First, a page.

The fire crews did everything they could to save the two-storey apartment house on Maple Street in downtown Jackson, Michigan, on July 12th, 1982.

But, at more than 100 years old, it hadn’t been built to modern fire safety standards. So it wasn’t long before the flames left it a smouldering wreck.

Unfortunately, it wasn’t the only thing destroyed that summer night. Dennis Hall died, too, a resident of the block.And, thanks to the lies of a so-called “witness,” so did Walter Forbes’s freedom.

But Walter was no ordinary young man. Even in 1982, he possessed extraordinary amounts of patience, stolid fortitude and self-belief. For the next 38 years, as he languished in jail for a crime he didn’t commit, he would need every ounce of all of those qualities.

In 1982, Walter Forbes had been a promising student at Jackson Community College. Having raised himself up from deeply humble beginnings in the Projects of one of the USA’s most crime-ridden cities, Walter was determined not to descend into the depths that had dragged so many of his peers down before him.

But his dreams of success were shattered in a series of events that started, as so many tales of woe do, in a bar-room brawl. The difference for Walter was that he wasn’t actually involved. He hadn’t started it, he wasn’t even part of it. His big mistake was that he tried to stop it.

One of the participants, Dennis Hall, was so enraged by Walter’s intervention that the following day, as Walter walked home from college, Hall shot him. Walter survived the attempt on his life, spending the next few months recovering. But as he did so, his life would be turned upside down by an event he had literally nothing to do with.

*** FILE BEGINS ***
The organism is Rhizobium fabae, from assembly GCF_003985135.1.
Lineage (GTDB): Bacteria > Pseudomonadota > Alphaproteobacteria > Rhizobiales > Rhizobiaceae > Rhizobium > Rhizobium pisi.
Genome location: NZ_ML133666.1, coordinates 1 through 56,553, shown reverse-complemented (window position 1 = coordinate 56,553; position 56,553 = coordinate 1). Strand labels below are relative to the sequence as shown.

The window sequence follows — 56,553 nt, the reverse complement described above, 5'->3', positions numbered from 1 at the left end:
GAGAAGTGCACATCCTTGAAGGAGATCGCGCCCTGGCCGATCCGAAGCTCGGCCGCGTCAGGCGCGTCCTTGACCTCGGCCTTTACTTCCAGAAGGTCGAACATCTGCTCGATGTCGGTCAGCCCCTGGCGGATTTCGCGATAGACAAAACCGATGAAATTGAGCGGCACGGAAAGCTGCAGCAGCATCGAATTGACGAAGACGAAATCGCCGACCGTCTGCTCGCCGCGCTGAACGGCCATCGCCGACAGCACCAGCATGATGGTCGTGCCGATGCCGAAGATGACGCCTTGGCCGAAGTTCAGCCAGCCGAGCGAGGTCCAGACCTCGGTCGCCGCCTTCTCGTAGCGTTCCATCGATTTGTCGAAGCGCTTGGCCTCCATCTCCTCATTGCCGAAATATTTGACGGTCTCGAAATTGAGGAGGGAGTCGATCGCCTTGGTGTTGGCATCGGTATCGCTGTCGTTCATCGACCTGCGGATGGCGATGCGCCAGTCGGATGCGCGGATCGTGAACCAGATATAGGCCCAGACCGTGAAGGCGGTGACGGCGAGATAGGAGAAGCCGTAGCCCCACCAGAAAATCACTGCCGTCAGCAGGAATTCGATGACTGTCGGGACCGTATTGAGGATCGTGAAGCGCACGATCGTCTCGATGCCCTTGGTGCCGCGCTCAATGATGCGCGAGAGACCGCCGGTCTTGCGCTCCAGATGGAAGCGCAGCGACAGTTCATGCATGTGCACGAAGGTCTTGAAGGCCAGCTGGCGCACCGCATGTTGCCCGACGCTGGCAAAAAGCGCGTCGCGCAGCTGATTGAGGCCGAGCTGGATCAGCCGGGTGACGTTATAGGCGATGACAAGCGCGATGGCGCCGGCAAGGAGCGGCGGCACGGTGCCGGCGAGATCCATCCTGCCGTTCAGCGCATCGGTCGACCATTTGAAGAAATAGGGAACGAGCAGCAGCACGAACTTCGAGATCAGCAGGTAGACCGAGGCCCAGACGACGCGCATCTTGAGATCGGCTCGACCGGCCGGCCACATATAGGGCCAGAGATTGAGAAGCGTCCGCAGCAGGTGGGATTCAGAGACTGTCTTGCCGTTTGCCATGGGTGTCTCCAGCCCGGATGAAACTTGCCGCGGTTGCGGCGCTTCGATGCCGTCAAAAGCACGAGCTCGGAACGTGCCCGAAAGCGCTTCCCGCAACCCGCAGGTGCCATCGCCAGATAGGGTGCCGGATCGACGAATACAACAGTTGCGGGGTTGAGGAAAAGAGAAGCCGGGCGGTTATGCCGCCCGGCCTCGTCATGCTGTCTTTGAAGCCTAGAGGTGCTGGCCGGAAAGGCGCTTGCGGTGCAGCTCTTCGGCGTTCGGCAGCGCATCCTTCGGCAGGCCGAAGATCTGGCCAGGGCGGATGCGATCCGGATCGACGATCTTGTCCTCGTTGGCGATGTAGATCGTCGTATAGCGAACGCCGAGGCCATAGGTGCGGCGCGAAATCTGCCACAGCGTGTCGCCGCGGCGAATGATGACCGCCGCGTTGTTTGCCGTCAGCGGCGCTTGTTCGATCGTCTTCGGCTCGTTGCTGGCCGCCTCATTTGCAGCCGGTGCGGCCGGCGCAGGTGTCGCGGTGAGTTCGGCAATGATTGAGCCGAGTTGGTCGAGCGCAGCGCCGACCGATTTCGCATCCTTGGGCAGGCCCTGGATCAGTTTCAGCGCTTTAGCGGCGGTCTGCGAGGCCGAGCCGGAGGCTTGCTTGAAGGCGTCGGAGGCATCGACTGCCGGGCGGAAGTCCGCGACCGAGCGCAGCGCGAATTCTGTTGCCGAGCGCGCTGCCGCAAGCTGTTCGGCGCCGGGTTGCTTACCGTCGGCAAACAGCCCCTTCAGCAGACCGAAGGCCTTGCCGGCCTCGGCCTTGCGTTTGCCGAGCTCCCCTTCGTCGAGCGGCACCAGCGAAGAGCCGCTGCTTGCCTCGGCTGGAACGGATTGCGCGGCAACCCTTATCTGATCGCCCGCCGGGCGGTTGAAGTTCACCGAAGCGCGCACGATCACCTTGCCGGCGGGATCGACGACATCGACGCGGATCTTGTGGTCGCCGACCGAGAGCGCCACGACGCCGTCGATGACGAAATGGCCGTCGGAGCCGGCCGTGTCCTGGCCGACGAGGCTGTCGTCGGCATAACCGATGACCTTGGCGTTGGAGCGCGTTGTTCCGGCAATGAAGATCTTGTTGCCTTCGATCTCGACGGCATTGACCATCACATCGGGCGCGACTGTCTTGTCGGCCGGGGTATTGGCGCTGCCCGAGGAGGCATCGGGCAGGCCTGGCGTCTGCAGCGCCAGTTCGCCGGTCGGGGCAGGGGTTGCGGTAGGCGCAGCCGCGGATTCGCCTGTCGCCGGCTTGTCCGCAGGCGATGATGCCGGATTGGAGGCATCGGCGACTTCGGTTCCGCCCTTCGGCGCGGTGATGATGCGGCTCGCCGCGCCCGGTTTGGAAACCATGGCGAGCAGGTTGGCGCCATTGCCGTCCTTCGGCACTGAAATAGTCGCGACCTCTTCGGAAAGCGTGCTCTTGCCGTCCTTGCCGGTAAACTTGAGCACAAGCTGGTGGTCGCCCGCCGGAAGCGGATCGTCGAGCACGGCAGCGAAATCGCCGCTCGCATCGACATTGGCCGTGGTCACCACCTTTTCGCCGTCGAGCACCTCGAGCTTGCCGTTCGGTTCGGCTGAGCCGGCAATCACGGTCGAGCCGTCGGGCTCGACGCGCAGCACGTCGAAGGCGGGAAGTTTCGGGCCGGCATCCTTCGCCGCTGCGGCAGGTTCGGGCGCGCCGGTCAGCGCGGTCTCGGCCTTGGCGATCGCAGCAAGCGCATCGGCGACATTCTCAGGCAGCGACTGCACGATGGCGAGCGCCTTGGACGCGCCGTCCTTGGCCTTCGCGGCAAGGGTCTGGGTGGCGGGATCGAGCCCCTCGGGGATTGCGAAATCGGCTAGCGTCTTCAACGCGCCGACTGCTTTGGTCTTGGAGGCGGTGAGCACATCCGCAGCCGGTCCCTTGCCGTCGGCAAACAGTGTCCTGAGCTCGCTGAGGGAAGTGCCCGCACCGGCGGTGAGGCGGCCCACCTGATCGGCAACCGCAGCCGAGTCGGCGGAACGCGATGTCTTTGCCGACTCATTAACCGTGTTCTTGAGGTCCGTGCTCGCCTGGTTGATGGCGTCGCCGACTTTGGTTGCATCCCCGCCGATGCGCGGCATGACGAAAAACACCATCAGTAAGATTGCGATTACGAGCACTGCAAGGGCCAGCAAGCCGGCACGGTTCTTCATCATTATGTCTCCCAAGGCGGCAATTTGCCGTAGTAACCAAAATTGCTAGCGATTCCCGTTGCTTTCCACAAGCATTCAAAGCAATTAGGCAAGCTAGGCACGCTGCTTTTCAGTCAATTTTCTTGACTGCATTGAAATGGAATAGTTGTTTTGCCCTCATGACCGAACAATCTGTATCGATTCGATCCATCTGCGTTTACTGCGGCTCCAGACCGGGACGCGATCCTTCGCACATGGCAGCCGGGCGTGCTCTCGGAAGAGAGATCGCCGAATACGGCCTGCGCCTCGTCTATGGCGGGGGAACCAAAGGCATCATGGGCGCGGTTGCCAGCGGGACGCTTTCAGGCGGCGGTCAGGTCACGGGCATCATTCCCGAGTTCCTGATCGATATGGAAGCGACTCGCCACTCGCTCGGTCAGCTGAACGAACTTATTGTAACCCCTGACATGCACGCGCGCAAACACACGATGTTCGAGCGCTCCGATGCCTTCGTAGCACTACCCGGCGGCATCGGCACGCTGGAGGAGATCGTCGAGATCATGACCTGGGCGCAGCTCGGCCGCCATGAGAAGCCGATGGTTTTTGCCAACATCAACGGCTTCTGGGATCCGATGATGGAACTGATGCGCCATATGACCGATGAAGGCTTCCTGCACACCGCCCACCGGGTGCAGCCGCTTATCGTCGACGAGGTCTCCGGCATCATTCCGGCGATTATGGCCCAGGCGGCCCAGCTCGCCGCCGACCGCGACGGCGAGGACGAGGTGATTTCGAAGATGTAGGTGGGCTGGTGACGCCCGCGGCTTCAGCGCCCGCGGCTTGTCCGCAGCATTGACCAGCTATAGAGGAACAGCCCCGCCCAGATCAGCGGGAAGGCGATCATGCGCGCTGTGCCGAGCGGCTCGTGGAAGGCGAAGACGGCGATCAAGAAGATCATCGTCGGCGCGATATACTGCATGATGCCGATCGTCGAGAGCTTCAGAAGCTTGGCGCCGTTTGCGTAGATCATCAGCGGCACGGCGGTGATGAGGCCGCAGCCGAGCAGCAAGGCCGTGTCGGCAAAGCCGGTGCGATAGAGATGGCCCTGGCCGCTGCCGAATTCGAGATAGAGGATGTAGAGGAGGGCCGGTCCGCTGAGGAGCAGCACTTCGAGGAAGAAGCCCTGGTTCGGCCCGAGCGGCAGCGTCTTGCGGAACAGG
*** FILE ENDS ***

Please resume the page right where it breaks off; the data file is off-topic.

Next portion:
On July 12th, 1982, the apartment block that Dennis Hall lived in burned down, killing Hall in the process.

Police and fire investigators were convinced it was arson. Investigators initially received a tip-off that the owner, David Jones, had torched the building as part of an insurance scam.

The tip-off was corroborated by another witness, who claimed that he knew someone who had been paid by Jones to start the fire. Sure enough, Jones received $50,000 for a building that had actually been worth a fraction of that.

But for reasons known only to themselves, the police quickly decided the insurance fraud line was bogus.

Instead, they focused on Walter Forbes…